Nielsen Pedology Graduate Research Assistantship

 

Nielsen Pedology Graduate Research Assistantship: Recipients shall be graduate students providing research support to full-time faculty researching soil science. Gerald Nielsen and the soils faculty also agreed that the student's research must be focused on Montana Pedogenesis or basic understanding of Montana soils. Appropriate expenditures include, but are not limited to, tuition and stipends. Up to two Nielsen Graduate Research Assistantships shall be awarded each academic year for which funds and candidates are available. An assistantship may be renewed if funds are available, and if the recipient meets all of the requirements and continues to be the best candidate as determined by the Department Head. 

 

Application Process: For a student to be eligible for the award, the student should prepare a paragraph addressing how their work fits with the goals of the fellowship and submit to Dr. Tracy Sterling, LRES Department Head by the second Friday of May. If awarded, the student will receive their payment in the form of a scholarship from the Foundation, as well as tickets to the Fall College of Agriculture Scholarship Banquet. 

 

Current Awardee

FY18

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Bryce Currey

Ph.D. Ecology & Environmental Sciences

Advisor: Jack Brookshire

 

Bryce is interested in understanding how variation in soil physical properties and chemistry give rise to variation in soil-vegetation feedbacks and their response to precipitation and fire. His Ph.D. will collaborate with the BLM to investigate the effects of fire on soil properties and vegetation dynamics in a largely unstudied landscape in the Missouri and Musselshell River Breaks area of central Montana. Bryce earned his B.S. from Loyola Marymount University in Los Angeles, California as a Civil Engineering major focusing in Environmental Engineering with a minor in Applied Mathematics.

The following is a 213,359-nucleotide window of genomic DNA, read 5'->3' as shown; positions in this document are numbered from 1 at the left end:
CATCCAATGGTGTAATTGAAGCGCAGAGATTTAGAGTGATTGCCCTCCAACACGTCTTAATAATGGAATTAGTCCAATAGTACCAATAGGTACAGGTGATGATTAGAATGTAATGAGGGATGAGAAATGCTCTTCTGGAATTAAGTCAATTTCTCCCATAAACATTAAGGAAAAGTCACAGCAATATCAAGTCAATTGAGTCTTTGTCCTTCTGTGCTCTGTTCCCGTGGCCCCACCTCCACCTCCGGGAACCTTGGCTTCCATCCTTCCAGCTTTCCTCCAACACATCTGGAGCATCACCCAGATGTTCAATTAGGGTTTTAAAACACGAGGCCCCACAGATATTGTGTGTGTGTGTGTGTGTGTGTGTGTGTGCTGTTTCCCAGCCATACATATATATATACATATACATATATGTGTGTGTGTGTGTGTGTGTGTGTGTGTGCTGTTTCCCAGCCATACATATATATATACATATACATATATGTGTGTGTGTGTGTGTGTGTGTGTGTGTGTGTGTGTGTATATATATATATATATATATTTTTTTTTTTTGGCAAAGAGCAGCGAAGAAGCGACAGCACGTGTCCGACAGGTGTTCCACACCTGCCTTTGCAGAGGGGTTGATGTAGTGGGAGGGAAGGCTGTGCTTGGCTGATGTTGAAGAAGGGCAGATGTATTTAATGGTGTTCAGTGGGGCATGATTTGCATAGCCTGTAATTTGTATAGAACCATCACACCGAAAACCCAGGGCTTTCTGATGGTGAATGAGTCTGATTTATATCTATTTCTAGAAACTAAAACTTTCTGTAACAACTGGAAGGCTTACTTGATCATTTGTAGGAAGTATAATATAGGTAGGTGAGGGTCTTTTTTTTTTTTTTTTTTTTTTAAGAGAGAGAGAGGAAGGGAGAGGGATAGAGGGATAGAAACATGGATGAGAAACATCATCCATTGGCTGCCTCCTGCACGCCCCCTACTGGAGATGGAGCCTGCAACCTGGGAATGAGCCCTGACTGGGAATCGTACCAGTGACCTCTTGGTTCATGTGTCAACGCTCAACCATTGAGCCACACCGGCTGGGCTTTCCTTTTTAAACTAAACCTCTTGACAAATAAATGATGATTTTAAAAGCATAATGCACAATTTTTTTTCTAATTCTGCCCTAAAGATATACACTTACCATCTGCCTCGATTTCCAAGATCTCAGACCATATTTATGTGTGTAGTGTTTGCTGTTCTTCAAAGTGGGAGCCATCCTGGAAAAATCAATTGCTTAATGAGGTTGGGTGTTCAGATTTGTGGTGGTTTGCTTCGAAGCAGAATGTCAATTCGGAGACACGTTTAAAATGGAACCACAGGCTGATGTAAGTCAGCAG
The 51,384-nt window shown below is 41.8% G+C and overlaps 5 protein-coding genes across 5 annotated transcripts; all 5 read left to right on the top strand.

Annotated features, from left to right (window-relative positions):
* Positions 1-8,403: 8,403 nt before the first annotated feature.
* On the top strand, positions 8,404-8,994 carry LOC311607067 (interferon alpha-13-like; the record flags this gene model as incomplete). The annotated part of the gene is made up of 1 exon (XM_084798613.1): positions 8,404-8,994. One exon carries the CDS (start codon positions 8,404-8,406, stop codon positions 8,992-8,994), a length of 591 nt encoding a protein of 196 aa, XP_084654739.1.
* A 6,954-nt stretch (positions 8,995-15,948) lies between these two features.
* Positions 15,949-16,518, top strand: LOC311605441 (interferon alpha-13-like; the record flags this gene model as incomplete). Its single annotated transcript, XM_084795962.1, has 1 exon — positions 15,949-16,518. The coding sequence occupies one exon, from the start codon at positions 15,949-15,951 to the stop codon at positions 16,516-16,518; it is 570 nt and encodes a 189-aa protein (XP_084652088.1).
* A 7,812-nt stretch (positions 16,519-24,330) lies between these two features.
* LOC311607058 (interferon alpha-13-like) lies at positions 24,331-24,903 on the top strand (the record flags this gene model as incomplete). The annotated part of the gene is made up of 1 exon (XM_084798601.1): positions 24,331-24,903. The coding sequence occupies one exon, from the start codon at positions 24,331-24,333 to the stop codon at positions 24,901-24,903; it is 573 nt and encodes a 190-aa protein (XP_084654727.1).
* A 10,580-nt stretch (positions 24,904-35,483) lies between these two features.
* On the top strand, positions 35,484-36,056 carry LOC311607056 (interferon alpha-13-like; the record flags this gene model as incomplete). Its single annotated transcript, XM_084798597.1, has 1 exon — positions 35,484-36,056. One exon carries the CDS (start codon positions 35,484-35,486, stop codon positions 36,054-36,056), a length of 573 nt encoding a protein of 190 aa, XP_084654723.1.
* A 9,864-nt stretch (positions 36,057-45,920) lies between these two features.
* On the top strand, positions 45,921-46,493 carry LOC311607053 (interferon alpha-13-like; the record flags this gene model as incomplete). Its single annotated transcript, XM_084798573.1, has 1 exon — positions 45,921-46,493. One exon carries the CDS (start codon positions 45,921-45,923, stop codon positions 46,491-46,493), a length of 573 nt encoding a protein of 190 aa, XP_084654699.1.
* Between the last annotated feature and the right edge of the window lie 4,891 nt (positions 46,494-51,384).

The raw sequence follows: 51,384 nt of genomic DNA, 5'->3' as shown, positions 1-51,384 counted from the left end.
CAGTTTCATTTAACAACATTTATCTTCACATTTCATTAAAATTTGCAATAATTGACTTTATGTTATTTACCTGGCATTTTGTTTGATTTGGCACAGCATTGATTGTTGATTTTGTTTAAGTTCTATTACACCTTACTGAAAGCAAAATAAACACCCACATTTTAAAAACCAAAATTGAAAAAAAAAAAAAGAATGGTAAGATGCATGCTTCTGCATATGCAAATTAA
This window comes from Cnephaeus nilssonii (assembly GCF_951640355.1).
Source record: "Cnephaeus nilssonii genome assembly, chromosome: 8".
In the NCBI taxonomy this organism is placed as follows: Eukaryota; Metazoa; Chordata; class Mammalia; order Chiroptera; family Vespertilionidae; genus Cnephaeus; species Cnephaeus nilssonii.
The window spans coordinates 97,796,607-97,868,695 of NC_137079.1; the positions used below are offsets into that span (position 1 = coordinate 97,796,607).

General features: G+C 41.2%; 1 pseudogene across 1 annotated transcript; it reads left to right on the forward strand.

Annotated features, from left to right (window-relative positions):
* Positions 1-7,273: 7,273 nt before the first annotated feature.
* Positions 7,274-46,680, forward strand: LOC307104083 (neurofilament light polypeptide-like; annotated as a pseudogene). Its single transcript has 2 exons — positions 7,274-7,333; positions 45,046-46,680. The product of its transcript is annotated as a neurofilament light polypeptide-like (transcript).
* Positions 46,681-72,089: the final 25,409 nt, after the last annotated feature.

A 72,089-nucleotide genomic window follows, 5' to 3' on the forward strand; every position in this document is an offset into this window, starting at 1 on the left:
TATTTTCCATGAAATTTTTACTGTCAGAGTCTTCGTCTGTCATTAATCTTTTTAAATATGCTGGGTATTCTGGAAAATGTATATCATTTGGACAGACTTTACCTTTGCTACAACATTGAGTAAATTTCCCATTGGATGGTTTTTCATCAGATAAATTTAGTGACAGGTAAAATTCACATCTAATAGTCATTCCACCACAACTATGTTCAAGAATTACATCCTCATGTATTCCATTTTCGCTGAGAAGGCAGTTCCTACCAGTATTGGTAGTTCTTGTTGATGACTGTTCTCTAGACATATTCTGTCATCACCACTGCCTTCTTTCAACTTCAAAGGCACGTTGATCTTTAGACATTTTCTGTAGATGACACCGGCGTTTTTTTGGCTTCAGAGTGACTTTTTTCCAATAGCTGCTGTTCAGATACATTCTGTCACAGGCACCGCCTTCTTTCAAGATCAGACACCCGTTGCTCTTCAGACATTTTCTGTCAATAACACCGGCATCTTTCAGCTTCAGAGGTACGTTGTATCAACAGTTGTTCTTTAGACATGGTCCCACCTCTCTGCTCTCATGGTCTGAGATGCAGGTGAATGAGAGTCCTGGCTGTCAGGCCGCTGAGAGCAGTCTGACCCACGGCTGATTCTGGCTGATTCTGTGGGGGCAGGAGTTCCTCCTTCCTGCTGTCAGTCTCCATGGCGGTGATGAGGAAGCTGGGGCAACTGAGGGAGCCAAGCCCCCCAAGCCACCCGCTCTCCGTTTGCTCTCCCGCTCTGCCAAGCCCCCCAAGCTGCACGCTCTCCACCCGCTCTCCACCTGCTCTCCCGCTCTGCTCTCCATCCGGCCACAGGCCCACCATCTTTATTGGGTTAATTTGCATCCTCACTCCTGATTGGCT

Past Awardees 

FY17

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Florence Miller

M.S. Land Resources & Environmental Sciences

Advisor: Stephanie Ewing

 

Florence's M.S. thesis will investigate the sources of uranium contamination in drinking water on the Crow Reservation, including soil-derived pathways from the Pryor, Little Bighorn, and Bighorn drainages. Florence has been fascinated by pedology since her first soil science class while pursuing her B.S. in Soil Science at California Polytechnic State University, San Luis Obispo. 

 

FY16

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Joseph Old Elk

M.S. Land Resources & Environmental Sciences

Advisor: Stephanie Ewing

 

Joseph’s Master of Science thesis work will evaluate the water quality drivers at Plenty Coups Spring located in Chief Plenty Coups State Park just outside of Pryor, MT, focusing on identifying how soil structure affects water movement and E. coli and fecal coliform contamination. He will use soil observation and comparison to Judith soils (same series) to draw inferences about land use, soil process, and water quality connections to better understand groundwater contamination pathways. Joseph holds his B.S. in Geospatial Sciences from LRES.

 

S.Robinson

Scott Robinson

Ph.D. Ecology & Environmental Sciences

Advisor: Tony Hartshorn

 

Scott’s dissertation project will explore the potential for combining a pedological approach to identifying dominant soil processes and specialized bacteria capable of converting arsenic to less mobile and less toxic forms. Together, these approaches should improve efforts to establish plants and minimize human exposures to arsenic in this semi-arid Deer Lodge Valley. Scott’s background is in forest soils (Master’s degree from Michigan Tech) and soil mapping fieldwork in the Custer National Forest